Our Post-Fact World: There Isn’t a Scarier World
I may be wrong; perhaps the zombie apocalypse would be scarier. Ruling out irrationally hangry cannibals, the post-fact world tops the list. Oxford Dictionaries define “post-fact” as “relating to or denoting circumstances in which objective facts are less influential in shaping public opinion than appeals to emotion and personal belief.” Such a clinical definition obscures why the post-fact world is so frightening. After all, haven’t people and politicians been lying since the dawn of humanity?
While suddenly abuzz in the media, the post-fact phenomenon is actually the result of deep, societal changes that span recent decades. These changes have produced a post-fact ideology that is unlike any of our ancestors’ deceitful tendencies. As one Economist article puts it, “The term [post-fact] picks out the heart of what is new: that truth is not falsified, or contested, but of secondary importance.”
The post-fact world is scary not because people lie, but because people now ignore reality itself. Reality won’t ever cease to exist, however, and the rift between perceptions and reality can have devastating—even life-threatening—consequences.
How did we even get in this mess?
The origins of the post-fact world are two-pronged. The first prong has to do chiefly with where we get facts from, something we tend to give little thought to.
While facts technically are an inherent product of reality—meaning nobody creates facts, they simply are—people can only learn facts through human means, namely the institutions that support our society. These institutions include the government, businesses, the scientific community, and the media. These institutions have the resources and know-how to determine what objective fact is, though one could argue that objective fact is ultimately unknowable due to our innate human biases.
The problem isn’t that humans are biased, though; that’s always been the case. The problem is that public opinion towards these fact-producing institutions has radically changed for the worse in the past 40 years. According to this study published in Psychological Science, U.S. public trust in virtually all institutions has steadily declined since the 1970s.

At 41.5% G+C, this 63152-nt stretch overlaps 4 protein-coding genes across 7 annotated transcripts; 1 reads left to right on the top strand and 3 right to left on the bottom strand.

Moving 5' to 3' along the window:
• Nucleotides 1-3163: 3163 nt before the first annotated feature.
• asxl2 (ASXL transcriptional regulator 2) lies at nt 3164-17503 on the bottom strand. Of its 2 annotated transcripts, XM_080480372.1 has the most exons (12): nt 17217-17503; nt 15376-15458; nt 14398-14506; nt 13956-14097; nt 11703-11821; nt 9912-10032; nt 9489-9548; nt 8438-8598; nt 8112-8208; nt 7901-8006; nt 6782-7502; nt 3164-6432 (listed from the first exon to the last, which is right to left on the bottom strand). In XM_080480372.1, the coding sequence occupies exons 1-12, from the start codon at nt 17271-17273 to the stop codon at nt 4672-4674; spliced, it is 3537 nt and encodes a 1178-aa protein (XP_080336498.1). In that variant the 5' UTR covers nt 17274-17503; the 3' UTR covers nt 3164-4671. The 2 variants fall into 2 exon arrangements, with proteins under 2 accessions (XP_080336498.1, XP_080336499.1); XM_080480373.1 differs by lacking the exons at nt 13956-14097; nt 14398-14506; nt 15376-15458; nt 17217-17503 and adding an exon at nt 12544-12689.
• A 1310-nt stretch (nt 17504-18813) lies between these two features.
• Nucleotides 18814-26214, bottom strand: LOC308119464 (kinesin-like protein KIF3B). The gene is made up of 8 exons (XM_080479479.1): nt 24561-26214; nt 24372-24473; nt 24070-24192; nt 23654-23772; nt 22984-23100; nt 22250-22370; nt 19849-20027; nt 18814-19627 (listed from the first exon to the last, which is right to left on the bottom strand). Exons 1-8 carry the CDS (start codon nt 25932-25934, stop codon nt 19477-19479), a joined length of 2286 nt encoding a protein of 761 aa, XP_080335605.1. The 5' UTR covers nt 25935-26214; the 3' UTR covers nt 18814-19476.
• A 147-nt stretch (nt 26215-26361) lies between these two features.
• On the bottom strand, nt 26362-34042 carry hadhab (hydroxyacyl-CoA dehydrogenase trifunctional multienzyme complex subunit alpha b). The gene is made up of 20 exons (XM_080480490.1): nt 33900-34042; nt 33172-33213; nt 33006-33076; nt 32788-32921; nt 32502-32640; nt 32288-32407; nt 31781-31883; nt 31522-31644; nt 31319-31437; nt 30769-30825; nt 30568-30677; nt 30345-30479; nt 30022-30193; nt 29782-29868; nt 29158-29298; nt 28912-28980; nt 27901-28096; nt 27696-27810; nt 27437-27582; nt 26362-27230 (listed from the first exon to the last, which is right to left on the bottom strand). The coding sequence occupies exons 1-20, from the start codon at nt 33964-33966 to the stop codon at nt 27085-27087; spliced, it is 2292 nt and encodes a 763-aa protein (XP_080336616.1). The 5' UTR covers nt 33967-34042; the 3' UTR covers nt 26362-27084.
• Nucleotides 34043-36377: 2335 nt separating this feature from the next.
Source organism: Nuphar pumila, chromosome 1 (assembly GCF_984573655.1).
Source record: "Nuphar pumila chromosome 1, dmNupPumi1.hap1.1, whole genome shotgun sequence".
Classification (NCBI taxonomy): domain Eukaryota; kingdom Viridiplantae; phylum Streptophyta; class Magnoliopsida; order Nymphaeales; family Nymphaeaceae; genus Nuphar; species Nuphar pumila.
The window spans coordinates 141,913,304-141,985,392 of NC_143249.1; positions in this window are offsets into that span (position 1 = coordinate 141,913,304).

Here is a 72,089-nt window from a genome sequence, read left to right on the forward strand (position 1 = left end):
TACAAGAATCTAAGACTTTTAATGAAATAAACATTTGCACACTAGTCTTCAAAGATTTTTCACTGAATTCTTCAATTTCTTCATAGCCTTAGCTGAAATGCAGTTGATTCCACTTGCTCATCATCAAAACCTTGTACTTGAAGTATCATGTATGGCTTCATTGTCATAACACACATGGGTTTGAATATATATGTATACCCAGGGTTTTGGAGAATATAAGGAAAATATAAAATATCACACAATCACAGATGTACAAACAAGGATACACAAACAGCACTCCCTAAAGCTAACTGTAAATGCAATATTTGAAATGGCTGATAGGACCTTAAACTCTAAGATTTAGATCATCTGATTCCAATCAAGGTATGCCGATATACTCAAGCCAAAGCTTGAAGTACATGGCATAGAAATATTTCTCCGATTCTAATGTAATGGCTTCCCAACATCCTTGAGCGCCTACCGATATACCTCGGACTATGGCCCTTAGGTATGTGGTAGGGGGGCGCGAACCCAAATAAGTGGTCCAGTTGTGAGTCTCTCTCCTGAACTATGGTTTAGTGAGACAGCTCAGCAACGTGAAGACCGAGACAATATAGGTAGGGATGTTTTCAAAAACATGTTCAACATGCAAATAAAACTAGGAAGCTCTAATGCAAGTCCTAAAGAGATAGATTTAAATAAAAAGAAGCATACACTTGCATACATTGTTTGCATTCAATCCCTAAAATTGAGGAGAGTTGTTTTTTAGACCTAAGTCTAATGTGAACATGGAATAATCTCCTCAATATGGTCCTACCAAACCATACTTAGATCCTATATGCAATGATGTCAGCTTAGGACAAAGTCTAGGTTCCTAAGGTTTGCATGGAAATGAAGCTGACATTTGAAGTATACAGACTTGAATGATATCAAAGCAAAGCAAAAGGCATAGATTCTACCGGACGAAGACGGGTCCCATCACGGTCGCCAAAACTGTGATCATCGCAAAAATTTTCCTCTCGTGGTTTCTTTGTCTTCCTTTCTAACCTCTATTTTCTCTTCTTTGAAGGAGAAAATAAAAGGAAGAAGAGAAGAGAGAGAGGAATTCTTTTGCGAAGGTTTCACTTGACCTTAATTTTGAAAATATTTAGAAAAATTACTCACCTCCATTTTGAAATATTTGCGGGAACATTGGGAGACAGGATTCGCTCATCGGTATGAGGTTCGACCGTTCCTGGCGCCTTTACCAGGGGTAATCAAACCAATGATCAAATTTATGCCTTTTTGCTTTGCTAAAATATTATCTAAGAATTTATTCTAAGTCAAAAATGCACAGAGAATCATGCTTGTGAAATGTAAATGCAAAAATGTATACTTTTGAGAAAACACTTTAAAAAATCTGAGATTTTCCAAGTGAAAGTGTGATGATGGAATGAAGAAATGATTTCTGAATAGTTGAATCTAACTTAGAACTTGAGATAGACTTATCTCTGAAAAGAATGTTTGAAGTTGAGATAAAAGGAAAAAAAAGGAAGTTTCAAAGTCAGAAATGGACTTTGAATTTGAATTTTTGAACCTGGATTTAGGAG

This is somewhat unsurprising given the scandals and lack of consensus that many of these institutions have exhibited since the mid-twentieth century. More concerning is that public trust in institutions has been intentionally degraded by those who have an interest in doing so. Climate change, genetically modified organisms (GMOs), Brexit, and now the 2016 U.S. election are examples in which individuals and organizations have promoted the wholesale rejection of fact-providing institutions to the public for their own political or financial gain.
The second chief origin of the post-fact world is much simpler: the Internet. I realize that I sound like a technologically-challenged grandma by blaming the Internet, but its contributions to post-fact ideology are undeniable.
Almost two-thirds of adults in the U.S. receive their news from social media sites such as Facebook. According to the Wall Street Journal, that figure skyrockets to 88% when the demographic in question is teens and young adults age 18 and younger. Getting news from social media is problematic because of the algorithms these sites use to populate content into users’ newsfeeds. Facebook is especially notorious for its tendency to give its users news stories that reflect that user’s pre-established political views. Not only does this create an echo chamber that threatens political discourse, but it also creates the perfect breeding ground for fake news.
Fake news itself has been of late the most discussed symptom of our post-fact world. I’ve heard some experts such as this senior media writer for POLITICO dismiss fake news largely on the grounds that it has always existed. This argument overlooks the fact that fake news is now essentially weaponized through social media algorithms and click-based ad revenue programs such as Google AdSense.